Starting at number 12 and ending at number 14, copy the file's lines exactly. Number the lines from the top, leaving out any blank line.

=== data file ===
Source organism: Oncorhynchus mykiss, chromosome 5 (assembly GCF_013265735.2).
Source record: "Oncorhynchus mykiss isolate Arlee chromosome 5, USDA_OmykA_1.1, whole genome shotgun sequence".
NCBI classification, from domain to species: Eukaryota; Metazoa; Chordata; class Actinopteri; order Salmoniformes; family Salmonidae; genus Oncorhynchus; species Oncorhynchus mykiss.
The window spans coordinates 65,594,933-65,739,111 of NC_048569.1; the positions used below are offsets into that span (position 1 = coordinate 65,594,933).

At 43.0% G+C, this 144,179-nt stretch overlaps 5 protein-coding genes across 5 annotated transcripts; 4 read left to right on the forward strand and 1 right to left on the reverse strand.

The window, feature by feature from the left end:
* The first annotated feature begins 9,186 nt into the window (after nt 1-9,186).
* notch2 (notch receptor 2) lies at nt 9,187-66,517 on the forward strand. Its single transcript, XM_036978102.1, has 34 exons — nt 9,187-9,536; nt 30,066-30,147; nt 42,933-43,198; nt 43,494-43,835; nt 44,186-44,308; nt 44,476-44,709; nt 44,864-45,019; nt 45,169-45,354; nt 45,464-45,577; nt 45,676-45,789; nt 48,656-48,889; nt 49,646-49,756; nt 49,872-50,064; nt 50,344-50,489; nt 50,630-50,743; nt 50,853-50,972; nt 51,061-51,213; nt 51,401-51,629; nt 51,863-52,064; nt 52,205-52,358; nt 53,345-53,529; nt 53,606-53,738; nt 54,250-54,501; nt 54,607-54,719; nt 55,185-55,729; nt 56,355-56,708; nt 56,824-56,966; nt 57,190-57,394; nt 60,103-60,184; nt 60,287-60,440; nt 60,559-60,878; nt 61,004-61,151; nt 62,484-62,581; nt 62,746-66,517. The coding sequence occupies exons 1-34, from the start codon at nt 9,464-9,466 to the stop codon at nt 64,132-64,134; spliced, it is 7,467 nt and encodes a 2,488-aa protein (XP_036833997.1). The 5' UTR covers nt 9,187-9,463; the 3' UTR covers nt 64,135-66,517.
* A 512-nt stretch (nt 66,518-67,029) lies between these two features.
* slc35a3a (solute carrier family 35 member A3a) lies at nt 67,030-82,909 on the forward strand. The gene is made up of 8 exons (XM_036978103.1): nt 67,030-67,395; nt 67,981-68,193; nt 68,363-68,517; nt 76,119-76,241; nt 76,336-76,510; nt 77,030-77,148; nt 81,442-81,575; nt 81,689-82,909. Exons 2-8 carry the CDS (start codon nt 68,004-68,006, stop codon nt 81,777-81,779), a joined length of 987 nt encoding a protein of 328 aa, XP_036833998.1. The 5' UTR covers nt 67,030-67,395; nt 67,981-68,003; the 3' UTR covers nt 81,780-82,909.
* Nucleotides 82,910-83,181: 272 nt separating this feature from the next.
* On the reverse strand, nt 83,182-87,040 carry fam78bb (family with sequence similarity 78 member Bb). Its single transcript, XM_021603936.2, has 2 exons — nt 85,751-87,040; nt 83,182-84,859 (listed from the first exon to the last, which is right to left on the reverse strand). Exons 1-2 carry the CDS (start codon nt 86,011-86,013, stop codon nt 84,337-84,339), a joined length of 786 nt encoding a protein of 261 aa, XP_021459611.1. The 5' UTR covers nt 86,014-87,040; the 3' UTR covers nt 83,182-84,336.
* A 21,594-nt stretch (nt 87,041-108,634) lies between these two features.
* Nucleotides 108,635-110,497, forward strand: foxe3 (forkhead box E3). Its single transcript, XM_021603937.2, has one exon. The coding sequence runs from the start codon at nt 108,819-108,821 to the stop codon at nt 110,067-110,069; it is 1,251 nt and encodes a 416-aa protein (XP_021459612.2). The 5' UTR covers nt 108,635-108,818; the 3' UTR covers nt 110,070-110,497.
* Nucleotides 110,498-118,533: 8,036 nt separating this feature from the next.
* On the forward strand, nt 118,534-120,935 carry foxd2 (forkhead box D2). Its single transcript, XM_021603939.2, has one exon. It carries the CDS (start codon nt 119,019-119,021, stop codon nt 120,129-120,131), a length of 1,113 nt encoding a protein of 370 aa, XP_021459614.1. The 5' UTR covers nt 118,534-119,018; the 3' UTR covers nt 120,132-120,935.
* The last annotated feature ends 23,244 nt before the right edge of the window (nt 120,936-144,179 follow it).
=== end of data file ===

* On the reverse strand, nt 83,182-87,040 carry fam78bb (family with sequence similarity 78 member Bb). Its single transcript, XM_021603936.2, has 2 exons — nt 85,751-87,040; nt 83,182-84,859 (listed from the first exon to the last, which is right to left on the reverse strand). Exons 1-2 carry the CDS (start codon nt 86,011-86,013, stop codon nt 84,337-84,339), a joined length of 786 nt encoding a protein of 261 aa, XP_021459611.1. The 5' UTR covers nt 86,014-87,040; the 3' UTR covers nt 83,182-84,336.
* A 21,594-nt stretch (nt 87,041-108,634) lies between these two features.
* Nucleotides 108,635-110,497, forward strand: foxe3 (forkhead box E3). Its single transcript, XM_021603937.2, has one exon. The coding sequence runs from the start codon at nt 108,819-108,821 to the stop codon at nt 110,067-110,069; it is 1,251 nt and encodes a 416-aa protein (XP_021459612.2). The 5' UTR covers nt 108,635-108,818; the 3' UTR covers nt 110,070-110,497.